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People in Iqaluit can enjoy a Tim Hortons double-double and donuts starting in December, when the North West Company will open the coffee chain's most northerly franchise in Nunavut's capital. ((Chris Young/Canadian Press))

Tim Hortons is finally setting up shop in Iqaluit, one of the last places in Canada where the iconic coffee-and-donut shop chain doesn't have a foothold in the local market.

Tim Hortons officials announced this week that it's teaming up with the North West Company to open three kiosks in Nunavut's capital city starting in early December, creating the chain's northernmost franchise.

As a result, many Iqaluit residents and visitors can soon discontinue the long-held tradition of toting boxes of donuts, Timbits and beverages with them on flights from Yellowknife, Ottawa or Montreal.

"We heard stories, repeated stories, [about people] on the daily flights to Ottawa to Iqaluit … bringing dozens of donuts," Nick Javor, Tim Hortons senior vice-president of corporate affairs, told CBC News.

"We said, 'Wow, wouldn't be great to bring the Tim Hortons concept to the last true remaining part of Canada where we are not with a presence?'"

Basic menu

There are more than 3,000 Tim Hortons stores across Canada, including locations in Yellowknife and Whitehorse.

A historic fur trading company turned retailer, the North West Company owns the NorthMart general store and two Quick Stop convenience stores in the city of about 7,000

The kiosks that will be set up in those three stores will feature a basic Tim Hortons menu, according to officials. The chain will run its local bakery from the NorthMart store.

"We've taken our time on this," said Michael McMullen, executive vice-president of the North West Company's northern Canada retail division.

"We've done due diligence, and we've got the right format and market coverage, considered the traffic, considered the recycling, considered the cost. I think both companies came to this and said, 'We want to do this right, we don't want to do it quick.'" 

Splitting up the Iqaluit Tim Hortons franchise into three kiosks will prevent traffic from piling up in front of NorthMart, McMullen said, adding that the smaller kiosks would also be easier to staff.

Feeling the 'Tims effect'

Rumours of the Tim Hortons arrival have been swirling for years in Iqaluit, which has several independent coffee shops — including one owned by Mayor Elisapee Sheutiapik called the Grind and Brew.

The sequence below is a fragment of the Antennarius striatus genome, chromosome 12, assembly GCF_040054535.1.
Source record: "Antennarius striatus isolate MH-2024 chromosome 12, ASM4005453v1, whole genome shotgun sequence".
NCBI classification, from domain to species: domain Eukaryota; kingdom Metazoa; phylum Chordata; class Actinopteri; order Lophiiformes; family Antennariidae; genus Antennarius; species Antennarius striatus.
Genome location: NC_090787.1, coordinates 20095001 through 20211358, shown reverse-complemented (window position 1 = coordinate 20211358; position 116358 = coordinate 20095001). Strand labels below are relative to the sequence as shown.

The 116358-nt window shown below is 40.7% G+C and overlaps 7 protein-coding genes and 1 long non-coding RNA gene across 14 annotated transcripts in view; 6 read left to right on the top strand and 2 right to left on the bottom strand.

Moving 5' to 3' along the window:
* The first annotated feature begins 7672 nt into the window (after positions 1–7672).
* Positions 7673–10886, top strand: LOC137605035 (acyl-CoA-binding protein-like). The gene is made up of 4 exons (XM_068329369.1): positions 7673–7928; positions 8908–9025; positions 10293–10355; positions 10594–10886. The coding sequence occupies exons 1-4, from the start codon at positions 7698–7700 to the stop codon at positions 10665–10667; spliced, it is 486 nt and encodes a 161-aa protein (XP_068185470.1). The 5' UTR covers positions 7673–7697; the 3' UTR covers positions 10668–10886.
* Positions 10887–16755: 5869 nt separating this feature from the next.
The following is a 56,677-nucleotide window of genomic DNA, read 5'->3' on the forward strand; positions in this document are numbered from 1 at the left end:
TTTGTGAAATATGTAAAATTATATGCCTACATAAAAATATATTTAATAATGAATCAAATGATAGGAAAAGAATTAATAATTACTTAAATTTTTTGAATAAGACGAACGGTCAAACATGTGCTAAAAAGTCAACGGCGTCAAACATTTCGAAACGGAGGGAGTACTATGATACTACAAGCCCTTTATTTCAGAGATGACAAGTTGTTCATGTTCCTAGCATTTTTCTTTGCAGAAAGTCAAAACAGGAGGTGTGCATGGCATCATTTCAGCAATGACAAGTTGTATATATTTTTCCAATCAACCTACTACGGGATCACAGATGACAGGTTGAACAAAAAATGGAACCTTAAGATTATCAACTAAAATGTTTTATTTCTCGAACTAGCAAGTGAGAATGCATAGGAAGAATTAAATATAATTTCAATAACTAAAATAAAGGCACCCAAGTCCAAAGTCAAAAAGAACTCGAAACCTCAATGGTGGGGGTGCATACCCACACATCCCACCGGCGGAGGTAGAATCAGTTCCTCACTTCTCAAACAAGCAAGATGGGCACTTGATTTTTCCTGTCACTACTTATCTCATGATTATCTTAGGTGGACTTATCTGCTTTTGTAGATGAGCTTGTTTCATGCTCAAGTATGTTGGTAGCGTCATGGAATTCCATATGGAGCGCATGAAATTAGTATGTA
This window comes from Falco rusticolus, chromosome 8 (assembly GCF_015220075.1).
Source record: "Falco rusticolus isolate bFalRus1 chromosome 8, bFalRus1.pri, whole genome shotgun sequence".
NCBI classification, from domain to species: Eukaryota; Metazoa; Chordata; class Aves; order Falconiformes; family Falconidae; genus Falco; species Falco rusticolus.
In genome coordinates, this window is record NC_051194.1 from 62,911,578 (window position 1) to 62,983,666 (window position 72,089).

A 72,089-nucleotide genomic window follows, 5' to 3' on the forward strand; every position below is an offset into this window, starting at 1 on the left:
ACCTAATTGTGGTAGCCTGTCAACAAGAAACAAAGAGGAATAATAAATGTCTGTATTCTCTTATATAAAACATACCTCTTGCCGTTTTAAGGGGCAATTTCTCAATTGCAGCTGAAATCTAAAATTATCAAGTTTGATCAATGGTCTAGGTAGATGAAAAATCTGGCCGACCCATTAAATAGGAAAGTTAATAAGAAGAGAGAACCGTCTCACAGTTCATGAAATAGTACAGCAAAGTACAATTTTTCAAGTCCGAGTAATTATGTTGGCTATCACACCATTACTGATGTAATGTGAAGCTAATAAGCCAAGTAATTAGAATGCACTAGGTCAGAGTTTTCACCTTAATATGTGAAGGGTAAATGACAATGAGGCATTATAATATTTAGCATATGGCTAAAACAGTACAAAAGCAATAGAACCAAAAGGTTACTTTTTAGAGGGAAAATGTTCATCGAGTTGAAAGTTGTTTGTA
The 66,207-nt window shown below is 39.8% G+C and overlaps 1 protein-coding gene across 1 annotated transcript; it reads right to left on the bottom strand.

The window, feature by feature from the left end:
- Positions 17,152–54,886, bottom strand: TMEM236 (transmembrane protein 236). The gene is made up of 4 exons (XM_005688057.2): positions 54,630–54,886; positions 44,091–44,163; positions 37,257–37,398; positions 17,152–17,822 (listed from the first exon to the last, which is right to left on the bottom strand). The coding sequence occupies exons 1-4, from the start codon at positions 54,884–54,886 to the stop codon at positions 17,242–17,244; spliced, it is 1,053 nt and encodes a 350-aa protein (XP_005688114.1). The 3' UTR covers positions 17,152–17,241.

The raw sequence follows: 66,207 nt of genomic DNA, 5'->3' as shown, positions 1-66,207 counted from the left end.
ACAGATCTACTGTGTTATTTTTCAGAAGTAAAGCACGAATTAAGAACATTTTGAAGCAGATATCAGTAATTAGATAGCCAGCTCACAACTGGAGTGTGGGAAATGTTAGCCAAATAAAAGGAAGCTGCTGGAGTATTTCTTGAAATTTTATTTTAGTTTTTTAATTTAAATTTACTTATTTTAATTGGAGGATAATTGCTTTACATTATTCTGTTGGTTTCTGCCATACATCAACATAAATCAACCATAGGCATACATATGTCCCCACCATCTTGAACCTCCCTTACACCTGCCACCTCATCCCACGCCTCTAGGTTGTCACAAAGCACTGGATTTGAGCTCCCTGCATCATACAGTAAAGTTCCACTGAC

Brian Twerdin, Sheutiapik's partner and the Grind and Brew's manager, said their shop is feeling the "Tims effect" even before the chain has landed in the city.

"Knowing that they were probably coming, we tried to diversify," Twerdin told CBC News on Thursday.

"We still have the coffee shop, but now we do the pizza … kind of restaurant thing to kind of offset that," he said. "But I think it will still have some impact on, like I say, the coffee shops that are in town."

But news of the chain's opening had local coffee enthusiasts like Sarah Deneester — a customer at Fantasy Palace, another Iqaluit coffee shop — proclaiming continued loyalty to the existing establishments.

"I think that we're not going to give up on Fantasy Palace," Deneester said.

"We come here every day, sometimes even twice a day. Maybe we'll stop in for the odd Timbit or donut, since we miss that," she added. "But the coffee's good here, and we love the people."

Litter a concern

Some critics have already brought up environmental concerns, pointing to longstanding complaints about discarded Tim Hortons cups littering communities where the chain has an outlet.

"We already have a problem with Tim Hortons cups being the signature waste of Canada — or the signature litter, I guess you'd say — of Canada, from coast to coast," said Larry Lack of St. Andrews, N.B., an outspoken critic of Tim Hortons litter nationwide.

"This will make it coast to coast to coast if it starts to be accepted there without something being done about the problem of Tim Hortons litter, particularly the cups," he said.

Tim Hortons officials say the chain's disposable cups are now recyclable or can be composted — but only in cities where municipal recycling and composting programs are available, which rules out Iqaluit.

The North West Company's McMullen said the Iqaluit franchise is working on a litter-reduction plan in advance of its grand opening.

North West Company officials said they will also hold a charity event during the Tim Hortons grand opening, carrying on the coffee chain's tradition of community involvement.